FIND A WAY: Jeffrie Banks
Jeffrie Banks batted .435 and hit two home runs last year. He also started at fullback and nose guard on a 15-0 State Championship team and he did it all, and so much more, with only one arm.
By Greg Shepard
Published: Summer 1999
Coach Jeffery Bonner from Southern Choctaw High School in Silas, Alabama wrote me at BFS. The following are parts of this letter: “For the past five years I have been reading the BFS Journal and the wonderful stories from all across the world. Here is a true story about another unique athlete from our small school.
“Jeffrie Banks has always been a gifted athlete in both football and baseball but at the age of 14 he cut off his left arm just below the elbow at his dad's sawmill. Coach Shepard, it didn't stop him. In baseball, as a junior, Jeffrie batted .435 and hit two home runs. Last football season he started at fullback and nose guard on our 15-0 Alabama 2A state football championship team.
“His attitude, work ethic and dedication demonstrate the BFS principles. He has shown the internal fortitude to never say ‘why me?’ Would you please consider publishing his story in your next BFS Magazine? I truly believe others would benefit from his story. By the way, did I mention Jeffrie Benches 250, Squats 440 and Power Cleans 245.”
We were all overwhelmed at BFS. Last month I flew into Mobile and drove 80 miles north to meet this outstanding young man.
Jeffrie's dad, Wayne Banks, had just left home to rest from his sawmill. “Less than 30 minutes later,” said Mr. Banks, “Jeffrie caught his arm in an 1,800 RPM saw.” The 7-man work crew brought Jeffrie and the remains of the severed arm to his father.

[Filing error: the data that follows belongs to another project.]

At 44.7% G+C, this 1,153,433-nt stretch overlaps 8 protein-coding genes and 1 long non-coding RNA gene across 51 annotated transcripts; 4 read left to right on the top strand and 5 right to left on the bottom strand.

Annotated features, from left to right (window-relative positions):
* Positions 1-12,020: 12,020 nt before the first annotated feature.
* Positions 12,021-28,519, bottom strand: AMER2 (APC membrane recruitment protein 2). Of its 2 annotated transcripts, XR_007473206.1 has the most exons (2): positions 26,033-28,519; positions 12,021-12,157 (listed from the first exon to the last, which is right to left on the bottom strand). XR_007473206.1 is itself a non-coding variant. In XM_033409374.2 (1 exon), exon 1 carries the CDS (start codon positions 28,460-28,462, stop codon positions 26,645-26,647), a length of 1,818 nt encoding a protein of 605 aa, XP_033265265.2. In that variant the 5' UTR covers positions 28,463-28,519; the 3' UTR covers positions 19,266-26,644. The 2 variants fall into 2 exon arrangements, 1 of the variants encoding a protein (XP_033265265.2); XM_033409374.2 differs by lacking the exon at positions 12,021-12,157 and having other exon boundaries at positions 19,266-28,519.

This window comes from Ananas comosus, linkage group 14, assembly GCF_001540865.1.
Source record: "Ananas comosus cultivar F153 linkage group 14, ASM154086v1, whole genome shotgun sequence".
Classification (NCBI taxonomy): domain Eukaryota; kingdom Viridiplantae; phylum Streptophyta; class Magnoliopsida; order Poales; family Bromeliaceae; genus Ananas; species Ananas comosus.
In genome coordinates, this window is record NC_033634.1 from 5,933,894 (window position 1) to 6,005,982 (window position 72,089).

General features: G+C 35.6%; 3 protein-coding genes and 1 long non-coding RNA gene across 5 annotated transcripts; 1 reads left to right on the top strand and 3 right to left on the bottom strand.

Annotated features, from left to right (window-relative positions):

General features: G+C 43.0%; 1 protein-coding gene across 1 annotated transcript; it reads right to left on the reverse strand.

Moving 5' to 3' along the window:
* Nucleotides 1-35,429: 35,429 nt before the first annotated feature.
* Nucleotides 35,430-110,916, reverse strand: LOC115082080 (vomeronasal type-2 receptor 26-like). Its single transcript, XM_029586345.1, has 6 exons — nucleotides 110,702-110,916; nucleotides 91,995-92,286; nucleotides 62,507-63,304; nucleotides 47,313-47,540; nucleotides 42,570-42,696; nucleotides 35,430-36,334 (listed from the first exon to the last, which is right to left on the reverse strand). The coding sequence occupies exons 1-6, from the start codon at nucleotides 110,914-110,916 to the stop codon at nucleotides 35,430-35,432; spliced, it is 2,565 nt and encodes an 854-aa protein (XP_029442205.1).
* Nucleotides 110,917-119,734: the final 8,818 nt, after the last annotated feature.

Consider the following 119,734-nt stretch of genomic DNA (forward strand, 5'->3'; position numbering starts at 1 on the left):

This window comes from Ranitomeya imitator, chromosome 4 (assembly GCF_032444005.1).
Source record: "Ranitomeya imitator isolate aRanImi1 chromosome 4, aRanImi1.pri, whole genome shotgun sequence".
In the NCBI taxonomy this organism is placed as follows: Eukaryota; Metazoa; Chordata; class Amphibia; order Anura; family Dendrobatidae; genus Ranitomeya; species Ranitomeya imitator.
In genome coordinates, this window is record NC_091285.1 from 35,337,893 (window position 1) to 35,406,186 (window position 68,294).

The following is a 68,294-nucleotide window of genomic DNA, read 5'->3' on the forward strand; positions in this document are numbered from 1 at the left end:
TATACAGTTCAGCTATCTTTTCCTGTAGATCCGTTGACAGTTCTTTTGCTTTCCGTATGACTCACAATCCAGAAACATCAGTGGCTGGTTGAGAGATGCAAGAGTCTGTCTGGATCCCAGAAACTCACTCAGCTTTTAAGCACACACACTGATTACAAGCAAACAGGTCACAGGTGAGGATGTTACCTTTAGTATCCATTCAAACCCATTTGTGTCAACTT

“I almost fainted when I saw my son,” remembered Mr. Banks. Jeffrie was just going into the 8th grade and was only 14 years old. He was cutting out a notch in a piece of wood to make a pallet.”
“I had a loose glove and was reaching for a piece of wood,” said Jeffrie half smiling. “I just took off running. I guess I was in shock. The workmen caught me and put me in the car.”
Jeffrie got out of the car by himself and walked up to his dad. His sister and mother drove him twenty miles to the hospital. Jeffrie walked into the Emergency Room. “I really didn't feel any pain,” said Jeffrie, “but didn't start crying until I thought about no more football. The doctor said I wouldn't be able to play sports again.” Jeffrie spent one week in the hospital.
Jeffrie didn't go through therapy. “I felt I didn't need it. I figured I could do my own therapy.” Three weeks after the accident, Jeffrie went to the football field for Pee Wee football.
Jeffrie somberly said, “I thought maybe I could just kick. The coach thought the same. One game I asked if I could carry the ball and play defense. I gave a couple of licks and took a couple. Everyone saw I was still the same person. I was just so happy I could go out and play with the rest of the athletes. All of my classmates have always been helpful.”
Mr. Banks remembered, “We had decided not to let Jeffrie play because of what the doctor said. Jeffrie pleaded to us. We feared at first he might lose something else. Jeffrie had such a strong desire, we gave in and let him play. Jeffrie proved us all wrong.
“We are so proud of our son. My wife at first was very very sad and emotional. Jeffrie told us that he'd be alright and not to worry. He was more concerned about us than his arm.
“My son does not want to hear the word handicapped. He doesn't feel that he is.”